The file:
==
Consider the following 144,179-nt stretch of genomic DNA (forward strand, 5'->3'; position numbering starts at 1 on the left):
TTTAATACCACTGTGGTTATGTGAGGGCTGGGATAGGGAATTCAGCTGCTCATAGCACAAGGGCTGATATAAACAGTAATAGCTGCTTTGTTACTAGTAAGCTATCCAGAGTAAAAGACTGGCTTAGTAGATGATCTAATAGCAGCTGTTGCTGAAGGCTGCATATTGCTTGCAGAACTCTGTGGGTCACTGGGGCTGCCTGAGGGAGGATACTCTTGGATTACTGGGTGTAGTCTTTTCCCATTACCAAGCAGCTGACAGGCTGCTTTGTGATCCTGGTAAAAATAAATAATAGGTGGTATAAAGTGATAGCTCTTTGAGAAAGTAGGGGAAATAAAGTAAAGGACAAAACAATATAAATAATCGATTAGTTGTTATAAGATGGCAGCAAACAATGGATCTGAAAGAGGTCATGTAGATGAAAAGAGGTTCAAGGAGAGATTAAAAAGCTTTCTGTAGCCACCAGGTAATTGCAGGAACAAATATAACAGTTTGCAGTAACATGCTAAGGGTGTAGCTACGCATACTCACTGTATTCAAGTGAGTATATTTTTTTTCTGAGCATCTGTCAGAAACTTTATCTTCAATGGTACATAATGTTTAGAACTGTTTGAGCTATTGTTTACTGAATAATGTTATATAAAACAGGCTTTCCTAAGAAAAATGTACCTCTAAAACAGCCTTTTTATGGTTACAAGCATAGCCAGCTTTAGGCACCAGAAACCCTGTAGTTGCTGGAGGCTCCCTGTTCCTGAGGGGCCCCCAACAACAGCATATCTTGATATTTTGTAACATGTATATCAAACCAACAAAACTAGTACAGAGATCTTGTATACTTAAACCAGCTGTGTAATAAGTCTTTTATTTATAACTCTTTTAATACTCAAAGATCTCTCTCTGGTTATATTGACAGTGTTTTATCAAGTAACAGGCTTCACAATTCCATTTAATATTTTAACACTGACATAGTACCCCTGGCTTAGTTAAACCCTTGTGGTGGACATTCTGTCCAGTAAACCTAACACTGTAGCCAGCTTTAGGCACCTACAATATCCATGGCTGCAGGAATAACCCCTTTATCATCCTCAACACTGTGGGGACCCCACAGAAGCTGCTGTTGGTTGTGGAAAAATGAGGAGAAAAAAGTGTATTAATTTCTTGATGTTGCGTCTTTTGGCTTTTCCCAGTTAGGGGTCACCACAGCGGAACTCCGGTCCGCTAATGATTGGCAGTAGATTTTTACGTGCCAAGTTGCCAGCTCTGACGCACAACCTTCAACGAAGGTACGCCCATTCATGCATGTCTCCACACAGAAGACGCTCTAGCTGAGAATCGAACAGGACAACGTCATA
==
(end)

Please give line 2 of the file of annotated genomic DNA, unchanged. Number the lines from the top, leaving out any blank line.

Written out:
TTTAATACCACTGTGGTTATGTGAGGGCTGGGATAGGGAATTCAGCTGCTCATAGCACAAGGGCTGATATAAACAGTAATAGCTGCTTTGTTACTAGTAAGCTATCCAGAGTAAAAGACTGGCTTAGTAGATGATCTAATAGCAGCTGTTGCTGAAGGCTGCATATTGCTTGCAGAACTCTGTGGGTCACTGGGGCTGCCTGAGGGAGGATACTCTTGGATTACTGGGTGTAGTCTTTTCCCATTACCAAGCAGCTGACAGGCTGCTTTGTGATCCTGGTAAAAATAAATAATAGGTGGTATAAAGTGATAGCTCTTTGAGAAAGTAGGGGAAATAAAGTAAAGGACAAAACAATATAAATAATCGATTAGTTGTTATAAGATGGCAGCAAACAATGGATCTGAAAGAGGTCATGTAGATGAAAAGAGGTTCAAGGAGAGATTAAAAAGCTTTCTGTAGCCACCAGGTAATTGCAGGAACAAATATAACAGTTTGCAGTAACATGCTAAGGGTGTAGCTACGCATACTCACTGTATTCAAGTGAGTATATTTTTTTTCTGAGCATCTGTCAGAAACTTTATCTTCAATGGTACATAATGTTTAGAACTGTTTGAGCTATTGTTTACTGAATAATGTTATATAAAACAGGCTTTCCTAAGAAAAATGTACCTCTAAAACAGCCTTTTTATGGTTACAAGCATAGCCAGCTTTAGGCACCAGAAACCCTGTAGTTGCTGGAGGCTCCCTGTTCCTGAGGGGCCCCCAACAACAGCATATCTTGATATTTTGTAACATGTATATCAAACCAACAAAACTAGTACAGAGATCTTGTATACTTAAACCAGCTGTGTAATAAGTCTTTTATTTATAACTCTTTTAATACTCAAAGATCTCTCTCTGGTTATATTGACAGTGTTTTATCAAGTAACAGGCTTCACAATTCCATTTAATATTTTAACACTGACATAGTACCCCTGGCTTAGTTAAACCCTTGTGGTGGACATTCTGTCCAGTAAACCTAACACTGTAGCCAGCTTTAGGCACCTACAATATCCATGGCTGCAGGAATAACCCCTTTATCATCCTCAACACTGTGGGGACCCCACAGAAGCTGCTGTTGGTTGTGGAAAAATGAGGAGAAAAAAGTGTATTAATTTCTTGATGTTGCGTCTTTTGGCTTTTCCCAGTTAGGGGTCACCACAGCGGAACTCCGGTCCGCTAATGATTGGCAGTAGATTTTTACGTGCCAAGTTGCCAGCTCTGACGCACAACCTTCAACGAAGGTACGCCCATTCATGCATGTCTCCACACAGAAGACGCTCTAGCTGAGAATCGAACAGGACAACGTCATA